By Evan Jones, Sydney
The MH17 was brought down over six years ago. John Helmer, with others, has compiled a book on the farce that has attended the pursuit of cause and culprits. Australia’s involvement is peculiarly both integral and marginal.
Malaysia Airlines flight MH17 was brought down over Eastern Ukraine on 17 July 2014. All 298 people on board lost their lives – including 196 Dutch, 43 Malaysians and 38 Australian.
Overseen by the Dutch, a Joint Investigation Team (JIT) was established in August 2014, formally comprising personnel from the Netherlands. Ukraine, Australia and Belgium. Malaysia itself was not admitted to the JIT until late November, reputedly because of its scepticism towards the Ukrainian version of the cause of the shoot-down and who was responsible.
Before anybody had inspected the site, that line was that Russia and/or pro-Russian rebels against Kiev did it. The weapon was a Buk ground-to-air missile, the launcher brought in from Russia and returned after the dirty deed.
The JIT investigation and Dutch court case is effectively a Dutch-Ukrainian affair. As Helmer et.al (henceforth Helmer) note, Ukraine possesses the ‘right as a JIT member to veto what is investigated, what is disclosed, who to convict’ (Ch.6). Belgium (4 nationals dead) is out of picture. Australia is both inside and outside the tent.
Site material reclaimed is partial, and evidence is spotty. Ukrainian air traffic control data have not been released. However, two forms of evidence, Australian-linked, appears to be atypically decisive, at least in a negative sense.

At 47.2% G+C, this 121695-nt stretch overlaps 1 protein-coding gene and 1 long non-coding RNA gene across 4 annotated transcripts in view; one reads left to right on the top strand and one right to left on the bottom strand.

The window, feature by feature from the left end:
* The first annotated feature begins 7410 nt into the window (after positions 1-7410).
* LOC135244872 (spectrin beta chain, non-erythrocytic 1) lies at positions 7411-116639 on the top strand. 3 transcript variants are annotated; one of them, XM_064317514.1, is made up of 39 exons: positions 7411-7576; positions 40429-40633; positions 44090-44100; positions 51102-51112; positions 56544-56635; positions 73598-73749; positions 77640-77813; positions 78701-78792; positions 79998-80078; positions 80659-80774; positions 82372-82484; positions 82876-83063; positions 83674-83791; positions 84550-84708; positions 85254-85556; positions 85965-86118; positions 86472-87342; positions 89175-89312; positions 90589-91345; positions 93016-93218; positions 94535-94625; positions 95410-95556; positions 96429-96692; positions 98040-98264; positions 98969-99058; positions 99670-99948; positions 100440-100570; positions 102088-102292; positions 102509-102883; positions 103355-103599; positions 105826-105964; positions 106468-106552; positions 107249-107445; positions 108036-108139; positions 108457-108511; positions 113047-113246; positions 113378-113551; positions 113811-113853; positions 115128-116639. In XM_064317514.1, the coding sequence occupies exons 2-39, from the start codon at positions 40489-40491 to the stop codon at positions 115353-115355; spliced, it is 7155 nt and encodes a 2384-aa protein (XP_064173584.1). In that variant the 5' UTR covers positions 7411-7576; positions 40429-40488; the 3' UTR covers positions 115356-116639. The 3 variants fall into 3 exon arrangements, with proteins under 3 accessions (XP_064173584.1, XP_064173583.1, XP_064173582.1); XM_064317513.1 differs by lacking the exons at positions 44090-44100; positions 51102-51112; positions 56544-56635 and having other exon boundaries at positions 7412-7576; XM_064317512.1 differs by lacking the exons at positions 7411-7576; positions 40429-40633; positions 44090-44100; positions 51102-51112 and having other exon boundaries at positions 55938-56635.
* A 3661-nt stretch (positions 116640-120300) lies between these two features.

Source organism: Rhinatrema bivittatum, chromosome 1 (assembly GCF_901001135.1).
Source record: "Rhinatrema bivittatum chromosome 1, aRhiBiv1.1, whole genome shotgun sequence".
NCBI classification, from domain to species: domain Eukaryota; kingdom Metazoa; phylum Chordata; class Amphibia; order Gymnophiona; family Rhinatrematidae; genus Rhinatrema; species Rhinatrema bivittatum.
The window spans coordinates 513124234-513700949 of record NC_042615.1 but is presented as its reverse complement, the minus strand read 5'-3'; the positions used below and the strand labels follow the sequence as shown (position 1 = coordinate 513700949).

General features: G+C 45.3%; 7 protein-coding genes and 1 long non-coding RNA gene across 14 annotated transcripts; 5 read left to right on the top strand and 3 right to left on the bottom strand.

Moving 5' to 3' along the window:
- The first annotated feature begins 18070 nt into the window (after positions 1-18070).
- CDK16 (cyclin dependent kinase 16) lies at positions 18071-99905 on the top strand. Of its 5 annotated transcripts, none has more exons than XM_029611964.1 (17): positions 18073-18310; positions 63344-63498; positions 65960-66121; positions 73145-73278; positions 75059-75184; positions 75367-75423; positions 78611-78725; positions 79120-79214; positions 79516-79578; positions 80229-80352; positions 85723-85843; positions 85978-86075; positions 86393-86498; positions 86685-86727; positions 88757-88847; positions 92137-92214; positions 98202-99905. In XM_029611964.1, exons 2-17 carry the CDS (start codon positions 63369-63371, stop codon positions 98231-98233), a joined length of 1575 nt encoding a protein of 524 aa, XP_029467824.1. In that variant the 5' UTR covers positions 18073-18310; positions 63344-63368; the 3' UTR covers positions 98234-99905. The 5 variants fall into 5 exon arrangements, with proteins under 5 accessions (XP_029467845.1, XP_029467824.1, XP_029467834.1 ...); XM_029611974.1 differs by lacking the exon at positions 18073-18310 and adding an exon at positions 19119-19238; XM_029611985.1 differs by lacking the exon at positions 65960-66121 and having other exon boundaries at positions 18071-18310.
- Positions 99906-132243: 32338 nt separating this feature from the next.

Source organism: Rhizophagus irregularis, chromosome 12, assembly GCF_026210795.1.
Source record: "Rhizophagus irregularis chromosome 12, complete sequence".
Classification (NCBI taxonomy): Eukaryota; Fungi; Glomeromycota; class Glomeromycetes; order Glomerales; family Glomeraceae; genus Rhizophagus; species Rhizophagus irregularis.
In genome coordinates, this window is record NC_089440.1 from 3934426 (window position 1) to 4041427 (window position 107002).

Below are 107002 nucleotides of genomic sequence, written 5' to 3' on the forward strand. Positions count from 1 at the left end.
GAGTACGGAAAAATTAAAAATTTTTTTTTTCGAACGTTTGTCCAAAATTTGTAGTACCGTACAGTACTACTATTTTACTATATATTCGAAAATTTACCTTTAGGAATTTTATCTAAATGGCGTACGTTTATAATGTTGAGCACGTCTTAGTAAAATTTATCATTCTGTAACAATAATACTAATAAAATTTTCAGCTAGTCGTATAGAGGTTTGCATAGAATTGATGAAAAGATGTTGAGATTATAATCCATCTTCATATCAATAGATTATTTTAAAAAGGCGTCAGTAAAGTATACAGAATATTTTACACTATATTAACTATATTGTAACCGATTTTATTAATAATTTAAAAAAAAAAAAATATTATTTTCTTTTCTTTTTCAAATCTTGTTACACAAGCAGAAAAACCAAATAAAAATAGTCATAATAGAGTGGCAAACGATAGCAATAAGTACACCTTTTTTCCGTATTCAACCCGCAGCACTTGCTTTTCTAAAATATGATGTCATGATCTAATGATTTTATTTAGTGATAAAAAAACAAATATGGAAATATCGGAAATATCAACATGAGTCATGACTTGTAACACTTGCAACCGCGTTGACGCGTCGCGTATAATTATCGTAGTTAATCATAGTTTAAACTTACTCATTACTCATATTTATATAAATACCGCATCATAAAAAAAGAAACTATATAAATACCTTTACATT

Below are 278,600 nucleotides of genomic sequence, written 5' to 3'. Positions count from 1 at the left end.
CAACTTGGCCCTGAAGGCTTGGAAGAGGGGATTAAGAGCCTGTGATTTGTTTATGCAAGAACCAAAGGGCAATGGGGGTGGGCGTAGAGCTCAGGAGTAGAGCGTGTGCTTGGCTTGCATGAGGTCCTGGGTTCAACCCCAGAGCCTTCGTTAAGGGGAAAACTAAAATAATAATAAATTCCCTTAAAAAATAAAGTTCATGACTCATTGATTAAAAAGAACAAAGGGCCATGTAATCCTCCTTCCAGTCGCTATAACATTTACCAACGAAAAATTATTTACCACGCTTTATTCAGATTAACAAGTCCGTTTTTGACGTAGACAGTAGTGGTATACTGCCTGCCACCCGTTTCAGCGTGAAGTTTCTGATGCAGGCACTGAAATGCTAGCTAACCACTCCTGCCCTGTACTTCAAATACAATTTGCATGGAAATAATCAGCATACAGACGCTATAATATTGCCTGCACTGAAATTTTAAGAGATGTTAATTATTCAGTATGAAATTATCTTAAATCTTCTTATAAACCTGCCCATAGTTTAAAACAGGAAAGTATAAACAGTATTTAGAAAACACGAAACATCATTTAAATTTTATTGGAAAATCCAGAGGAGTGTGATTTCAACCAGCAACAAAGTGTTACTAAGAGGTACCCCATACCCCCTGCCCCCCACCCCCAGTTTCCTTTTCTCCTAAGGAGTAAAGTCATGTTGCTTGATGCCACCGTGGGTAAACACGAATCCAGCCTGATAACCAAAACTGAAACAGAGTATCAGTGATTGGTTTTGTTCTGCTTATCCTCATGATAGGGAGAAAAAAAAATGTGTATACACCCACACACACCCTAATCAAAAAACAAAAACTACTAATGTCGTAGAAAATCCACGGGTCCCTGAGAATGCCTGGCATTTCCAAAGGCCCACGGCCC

Left, Associate Professor Evan Jones is a retired political economist, based in Sydney. He taught at the University of Sydney from 1973 until 2006. Right, click to read the book. 
Helmer (Ch.6): ‘Two reports by Australian coronial investigators, David Ranson, a pathologist from the Victorian Institute of Forensic Medicine (VIFM) and Iain West, deputy coroner for the state of Victoria, have revealed the cause of death of the victims, ruling out shrapnel from an exploding Buk missile warhead. The first Ranson-West report, released in November 2014, [is outlined] here. A second report, eight pages in length and written by Ranson, followed a month later. This was sent to the Victorian State Coroner, Judge Ian Gray. …
‘To date, the consensus identification of the external blast source is a point to the left of the aircraft, forward of the left wing. … The record by [Dutch pathologist George] Maat’s Australian team members at [Dutch military base] Hilversum is that no Buk detonation could have taken place without filling the bodies of passengers on the left (port), forward side of the cabin, but the evidence of the bodies shows this didn’t happen.’
The Ranson report was released to victims’ families, discussed with the Australian Federal Police, and to select others. Ranson and West also spoke on the matter at the Asia-Pacific Coroners Society Conference in Melbourne on 14 November. However the material has subsequently been classified. Why?